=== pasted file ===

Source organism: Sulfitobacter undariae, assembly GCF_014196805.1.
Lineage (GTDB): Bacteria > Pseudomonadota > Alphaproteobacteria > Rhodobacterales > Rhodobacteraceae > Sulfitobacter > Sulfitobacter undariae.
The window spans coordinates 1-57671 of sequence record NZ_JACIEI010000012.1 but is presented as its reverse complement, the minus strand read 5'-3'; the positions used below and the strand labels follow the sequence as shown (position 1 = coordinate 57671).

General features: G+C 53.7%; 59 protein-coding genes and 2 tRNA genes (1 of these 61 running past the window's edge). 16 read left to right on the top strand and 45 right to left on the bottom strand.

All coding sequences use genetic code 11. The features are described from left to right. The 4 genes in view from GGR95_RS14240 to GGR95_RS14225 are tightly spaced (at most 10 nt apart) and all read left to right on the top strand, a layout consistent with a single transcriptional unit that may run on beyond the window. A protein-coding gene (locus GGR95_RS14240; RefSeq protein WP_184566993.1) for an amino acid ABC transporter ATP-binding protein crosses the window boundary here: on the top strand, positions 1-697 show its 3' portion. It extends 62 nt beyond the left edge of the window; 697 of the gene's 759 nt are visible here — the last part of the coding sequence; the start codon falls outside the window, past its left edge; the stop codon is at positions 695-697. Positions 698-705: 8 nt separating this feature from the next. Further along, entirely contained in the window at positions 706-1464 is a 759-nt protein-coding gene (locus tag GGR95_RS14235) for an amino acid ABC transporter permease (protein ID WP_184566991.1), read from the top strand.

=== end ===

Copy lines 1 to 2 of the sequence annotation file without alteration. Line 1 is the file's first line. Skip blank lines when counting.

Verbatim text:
Source organism: Sulfitobacter undariae, assembly GCF_014196805.1.
Lineage (GTDB): Bacteria > Pseudomonadota > Alphaproteobacteria > Rhodobacterales > Rhodobacteraceae > Sulfitobacter > Sulfitobacter undariae.